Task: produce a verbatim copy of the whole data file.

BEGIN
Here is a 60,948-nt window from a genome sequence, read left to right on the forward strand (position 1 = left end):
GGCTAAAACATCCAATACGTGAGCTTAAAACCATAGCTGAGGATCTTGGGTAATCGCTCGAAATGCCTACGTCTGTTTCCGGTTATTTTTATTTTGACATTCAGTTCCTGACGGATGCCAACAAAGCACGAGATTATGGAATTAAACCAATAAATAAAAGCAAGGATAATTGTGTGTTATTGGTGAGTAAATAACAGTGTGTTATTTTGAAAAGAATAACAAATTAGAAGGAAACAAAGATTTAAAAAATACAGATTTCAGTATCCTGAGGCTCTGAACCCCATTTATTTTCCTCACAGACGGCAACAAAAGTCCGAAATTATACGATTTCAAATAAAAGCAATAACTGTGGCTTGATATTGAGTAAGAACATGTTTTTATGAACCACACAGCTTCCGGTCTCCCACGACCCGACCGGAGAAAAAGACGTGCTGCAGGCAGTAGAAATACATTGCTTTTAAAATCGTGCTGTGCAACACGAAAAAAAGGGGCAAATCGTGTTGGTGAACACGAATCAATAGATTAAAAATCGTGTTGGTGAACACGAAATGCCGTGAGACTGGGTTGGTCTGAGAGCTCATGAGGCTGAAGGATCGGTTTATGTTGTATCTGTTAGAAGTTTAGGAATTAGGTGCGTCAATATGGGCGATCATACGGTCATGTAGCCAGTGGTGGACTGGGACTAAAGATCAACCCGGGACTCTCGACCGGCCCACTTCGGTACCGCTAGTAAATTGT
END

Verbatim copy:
Here is a 60,948-nt window from a genome sequence, read left to right on the forward strand (position 1 = left end):
GGCTAAAACATCCAATACGTGAGCTTAAAACCATAGCTGAGGATCTTGGGTAATCGCTCGAAATGCCTACGTCTGTTTCCGGTTATTTTTATTTTGACATTCAGTTCCTGACGGATGCCAACAAAGCACGAGATTATGGAATTAAACCAATAAATAAAAGCAAGGATAATTGTGTGTTATTGGTGAGTAAATAACAGTGTGTTATTTTGAAAAGAATAACAAATTAGAAGGAAACAAAGATTTAAAAAATACAGATTTCAGTATCCTGAGGCTCTGAACCCCATTTATTTTCCTCACAGACGGCAACAAAAGTCCGAAATTATACGATTTCAAATAAAAGCAATAACTGTGGCTTGATATTGAGTAAGAACATGTTTTTATGAACCACACAGCTTCCGGTCTCCCACGACCCGACCGGAGAAAAAGACGTGCTGCAGGCAGTAGAAATACATTGCTTTTAAAATCGTGCTGTGCAACACGAAAAAAAGGGGCAAATCGTGTTGGTGAACACGAATCAATAGATTAAAAATCGTGTTGGTGAACACGAAATGCCGTGAGACTGGGTTGGTCTGAGAGCTCATGAGGCTGAAGGATCGGTTTATGTTGTATCTGTTAGAAGTTTAGGAATTAGGTGCGTCAATATGGGCGATCATACGGTCATGTAGCCAGTGGTGGACTGGGACTAAAGATCAACCCGGGACTCTCGACCGGCCCACTTCGGTACCGCTAGTAAATTGT